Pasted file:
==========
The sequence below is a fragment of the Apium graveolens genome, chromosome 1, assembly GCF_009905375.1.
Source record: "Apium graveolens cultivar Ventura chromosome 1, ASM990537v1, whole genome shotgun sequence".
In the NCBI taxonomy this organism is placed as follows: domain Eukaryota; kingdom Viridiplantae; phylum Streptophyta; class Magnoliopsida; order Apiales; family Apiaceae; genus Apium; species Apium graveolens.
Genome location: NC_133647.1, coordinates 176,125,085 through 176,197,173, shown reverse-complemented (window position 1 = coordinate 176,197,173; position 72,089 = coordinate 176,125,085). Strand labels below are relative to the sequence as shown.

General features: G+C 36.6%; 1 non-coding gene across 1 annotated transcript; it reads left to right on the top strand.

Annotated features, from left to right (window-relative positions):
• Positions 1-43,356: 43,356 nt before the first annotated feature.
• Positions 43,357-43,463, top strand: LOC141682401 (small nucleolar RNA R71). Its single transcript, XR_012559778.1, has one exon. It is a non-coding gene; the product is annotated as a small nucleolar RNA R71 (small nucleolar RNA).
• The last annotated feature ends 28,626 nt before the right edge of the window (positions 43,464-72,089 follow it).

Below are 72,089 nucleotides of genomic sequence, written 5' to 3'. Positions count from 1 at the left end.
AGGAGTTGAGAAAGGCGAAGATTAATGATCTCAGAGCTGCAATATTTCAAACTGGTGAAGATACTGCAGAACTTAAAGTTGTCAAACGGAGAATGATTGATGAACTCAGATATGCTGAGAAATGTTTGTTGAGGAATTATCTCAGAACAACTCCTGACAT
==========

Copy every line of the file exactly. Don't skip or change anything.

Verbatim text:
The sequence below is a fragment of the Apium graveolens genome, chromosome 1, assembly GCF_009905375.1.
Source record: "Apium graveolens cultivar Ventura chromosome 1, ASM990537v1, whole genome shotgun sequence".
In the NCBI taxonomy this organism is placed as follows: domain Eukaryota; kingdom Viridiplantae; phylum Streptophyta; class Magnoliopsida; order Apiales; family Apiaceae; genus Apium; species Apium graveolens.
Genome location: NC_133647.1, coordinates 176,125,085 through 176,197,173, shown reverse-complemented (window position 1 = coordinate 176,197,173; position 72,089 = coordinate 176,125,085). Strand labels below are relative to the sequence as shown.

General features: G+C 36.6%; 1 non-coding gene across 1 annotated transcript; it reads left to right on the top strand.

Annotated features, from left to right (window-relative positions):
• Positions 1-43,356: 43,356 nt before the first annotated feature.
• Positions 43,357-43,463, top strand: LOC141682401 (small nucleolar RNA R71). Its single transcript, XR_012559778.1, has one exon. It is a non-coding gene; the product is annotated as a small nucleolar RNA R71 (small nucleolar RNA).
• The last annotated feature ends 28,626 nt before the right edge of the window (positions 43,464-72,089 follow it).

Below are 72,089 nucleotides of genomic sequence, written 5' to 3'. Positions count from 1 at the left end.
AGGAGTTGAGAAAGGCGAAGATTAATGATCTCAGAGCTGCAATATTTCAAACTGGTGAAGATACTGCAGAACTTAAAGTTGTCAAACGGAGAATGATTGATGAACTCAGATATGCTGAGAAATGTTTGTTGAGGAATTATCTCAGAACAACTCCTGACAT